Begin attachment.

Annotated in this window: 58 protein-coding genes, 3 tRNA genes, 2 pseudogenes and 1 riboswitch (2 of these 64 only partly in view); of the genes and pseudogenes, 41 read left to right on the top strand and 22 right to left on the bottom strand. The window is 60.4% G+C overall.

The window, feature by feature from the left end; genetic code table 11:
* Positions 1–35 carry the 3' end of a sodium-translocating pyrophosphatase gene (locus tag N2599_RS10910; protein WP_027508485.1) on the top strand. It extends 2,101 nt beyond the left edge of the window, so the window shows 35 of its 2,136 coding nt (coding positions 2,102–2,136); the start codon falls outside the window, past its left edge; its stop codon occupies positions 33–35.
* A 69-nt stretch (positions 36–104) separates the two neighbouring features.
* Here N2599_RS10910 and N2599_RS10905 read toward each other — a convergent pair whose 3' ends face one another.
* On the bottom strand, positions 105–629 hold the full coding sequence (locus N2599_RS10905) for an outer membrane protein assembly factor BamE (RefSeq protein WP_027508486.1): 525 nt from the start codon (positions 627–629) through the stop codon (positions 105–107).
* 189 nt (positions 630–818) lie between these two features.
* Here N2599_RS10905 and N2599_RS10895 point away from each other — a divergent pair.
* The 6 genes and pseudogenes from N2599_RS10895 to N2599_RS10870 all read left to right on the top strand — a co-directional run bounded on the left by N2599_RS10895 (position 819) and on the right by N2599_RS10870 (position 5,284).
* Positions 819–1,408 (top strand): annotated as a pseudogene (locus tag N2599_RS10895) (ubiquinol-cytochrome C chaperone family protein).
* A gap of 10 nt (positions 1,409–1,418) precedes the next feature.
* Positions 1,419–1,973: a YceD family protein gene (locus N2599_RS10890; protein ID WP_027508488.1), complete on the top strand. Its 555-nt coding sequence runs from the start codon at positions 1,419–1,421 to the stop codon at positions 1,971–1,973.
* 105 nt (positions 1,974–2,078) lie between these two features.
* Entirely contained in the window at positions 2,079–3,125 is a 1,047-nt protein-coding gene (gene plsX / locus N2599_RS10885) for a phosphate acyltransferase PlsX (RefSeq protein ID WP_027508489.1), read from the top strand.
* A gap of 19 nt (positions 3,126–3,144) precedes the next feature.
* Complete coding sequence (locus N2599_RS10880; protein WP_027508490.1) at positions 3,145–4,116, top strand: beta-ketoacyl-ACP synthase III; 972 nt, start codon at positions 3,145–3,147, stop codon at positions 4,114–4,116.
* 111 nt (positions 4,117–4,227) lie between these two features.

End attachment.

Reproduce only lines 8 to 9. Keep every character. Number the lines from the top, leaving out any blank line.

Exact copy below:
* Here N2599_RS10905 and N2599_RS10895 point away from each other — a divergent pair.
* The 6 genes and pseudogenes from N2599_RS10895 to N2599_RS10870 all read left to right on the top strand — a co-directional run bounded on the left by N2599_RS10895 (position 819) and on the right by N2599_RS10870 (position 5,284).